When a tubed patient is delivered by EMS with good oximetry and capnographic readings (clear repeating wave forms), plus bilateral breath sounds over the axillae and easy ventilation through the tube, thank your EMS personnel for a job well done.
The EMS-delivered tube presents specific challenges for EPs and always requires rapid assessment on arrival
When a tubed patient is delivered by EMS with good oximetry and capnographic readings (clear repeating wave forms), plus bilateral breath sounds over the axillae and easy ventilation through the tube, thank your EMS personnel for a job well done. Check the depth of tube placement (21 cm for adult females, 23 cm for adult males at the teeth) and that the pilot balloon is intact. Inspect the CXR and monitor the ventilator for proper tidal volume return and appropriate peak pressures. Finally, at some point tube cuff pressures should be checked; mucosal injury to the trachea may occur from over inflation. This is common in field-placed airways and aeromedical transport.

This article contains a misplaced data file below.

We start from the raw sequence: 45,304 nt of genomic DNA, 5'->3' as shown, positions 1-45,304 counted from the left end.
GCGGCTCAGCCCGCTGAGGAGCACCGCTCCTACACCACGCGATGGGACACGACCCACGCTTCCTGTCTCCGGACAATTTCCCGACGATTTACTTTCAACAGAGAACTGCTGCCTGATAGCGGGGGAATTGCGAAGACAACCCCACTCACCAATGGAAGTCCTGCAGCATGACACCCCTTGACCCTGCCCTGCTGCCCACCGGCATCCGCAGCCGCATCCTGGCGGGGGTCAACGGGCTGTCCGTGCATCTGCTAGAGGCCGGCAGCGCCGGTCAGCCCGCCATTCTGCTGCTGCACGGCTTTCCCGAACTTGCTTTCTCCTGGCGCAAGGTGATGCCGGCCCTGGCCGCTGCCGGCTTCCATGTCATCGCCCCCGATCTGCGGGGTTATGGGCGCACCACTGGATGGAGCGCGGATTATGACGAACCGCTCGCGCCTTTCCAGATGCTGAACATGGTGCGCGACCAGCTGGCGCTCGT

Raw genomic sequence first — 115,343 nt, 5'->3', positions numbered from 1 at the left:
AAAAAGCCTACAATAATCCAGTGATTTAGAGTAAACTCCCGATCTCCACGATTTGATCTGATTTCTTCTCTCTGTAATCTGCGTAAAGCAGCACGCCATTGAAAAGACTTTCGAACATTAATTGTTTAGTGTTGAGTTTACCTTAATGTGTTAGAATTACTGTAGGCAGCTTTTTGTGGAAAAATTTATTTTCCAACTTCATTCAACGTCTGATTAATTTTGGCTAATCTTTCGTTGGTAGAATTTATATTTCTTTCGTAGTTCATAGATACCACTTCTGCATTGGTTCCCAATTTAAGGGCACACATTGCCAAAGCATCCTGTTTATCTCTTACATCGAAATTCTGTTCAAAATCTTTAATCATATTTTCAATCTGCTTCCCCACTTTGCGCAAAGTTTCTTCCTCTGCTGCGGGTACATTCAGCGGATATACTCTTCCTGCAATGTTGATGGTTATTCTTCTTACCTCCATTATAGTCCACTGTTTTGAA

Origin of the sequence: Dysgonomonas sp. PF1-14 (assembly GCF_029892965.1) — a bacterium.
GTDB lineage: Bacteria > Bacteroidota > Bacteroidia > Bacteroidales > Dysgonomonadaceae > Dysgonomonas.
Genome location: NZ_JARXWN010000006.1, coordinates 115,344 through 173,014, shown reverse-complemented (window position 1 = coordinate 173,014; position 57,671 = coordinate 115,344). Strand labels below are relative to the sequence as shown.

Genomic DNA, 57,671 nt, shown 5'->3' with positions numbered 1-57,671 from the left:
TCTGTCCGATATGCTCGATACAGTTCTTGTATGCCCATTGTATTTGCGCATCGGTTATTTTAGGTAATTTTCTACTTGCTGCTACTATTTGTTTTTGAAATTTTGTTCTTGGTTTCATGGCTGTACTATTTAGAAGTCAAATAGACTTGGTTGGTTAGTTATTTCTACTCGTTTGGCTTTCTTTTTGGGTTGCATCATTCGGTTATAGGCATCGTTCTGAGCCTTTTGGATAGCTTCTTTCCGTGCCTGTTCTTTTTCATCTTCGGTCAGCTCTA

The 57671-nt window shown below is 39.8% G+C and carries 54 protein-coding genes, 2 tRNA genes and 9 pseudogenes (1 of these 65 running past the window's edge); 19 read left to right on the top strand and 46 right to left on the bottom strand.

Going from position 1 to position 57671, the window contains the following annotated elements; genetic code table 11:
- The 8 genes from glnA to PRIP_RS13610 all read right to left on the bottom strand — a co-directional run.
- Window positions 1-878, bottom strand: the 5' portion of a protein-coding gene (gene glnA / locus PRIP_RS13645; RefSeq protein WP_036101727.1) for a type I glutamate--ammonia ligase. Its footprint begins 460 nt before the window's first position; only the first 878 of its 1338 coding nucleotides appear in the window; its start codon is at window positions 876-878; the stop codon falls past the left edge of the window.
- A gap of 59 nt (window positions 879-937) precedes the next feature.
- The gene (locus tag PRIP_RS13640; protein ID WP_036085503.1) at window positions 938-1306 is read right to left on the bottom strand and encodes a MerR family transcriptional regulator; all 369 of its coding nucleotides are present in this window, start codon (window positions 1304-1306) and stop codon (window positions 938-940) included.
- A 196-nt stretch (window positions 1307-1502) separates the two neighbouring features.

Tube depth should always be verified before shooting the chest radiograph. Large scale studies have verified the reliability of 21 cm for woman and 23 cm for men at the teeth (or dental line). The tube tip should be visible on the CXR over the second thoracic vertebrae and above the carina. On occasion the tube can be curled in the mouth, seemingly correct at the teeth but not be far enough in. This can result from patient transport or maneuvering as well. This occurred in a case in which a patient was turned post-intubation for a lumbar puncture. After the procedure was done the pulse oximeter reading remained adequate but the nurse noted the cuff was soft and added air. The patient had increasing sedation requirements (increased heart rate and BP despite many doses of benzodiazepines; the patient had also received a long-acting muscle relaxant). Breath sounds were present but on a chest radiograph the tube was not visible. With laryngoscopy a massively dilated tube cuff, the size of a baseball, was at the level of the larynx. Removing the over-inflated cuff from the larynx, and replacing the tube, caused vital signs to normalize, but the patient ended up with a large aspiration in his dependent lung. Over-insertion of a tracheal tube into a mainstem bronchi can cause hyperinflation of one lung, collapse of the contralateral lung and hemodynamic deterioration. I have also seen the same effect from mucous plugging causing unilateral lung collapse. Combining an inspection of tube depth at the teeth, checking the mouth, ascultation of the lungs, CXR, and capnography can help sort out these perintubation pitfalls.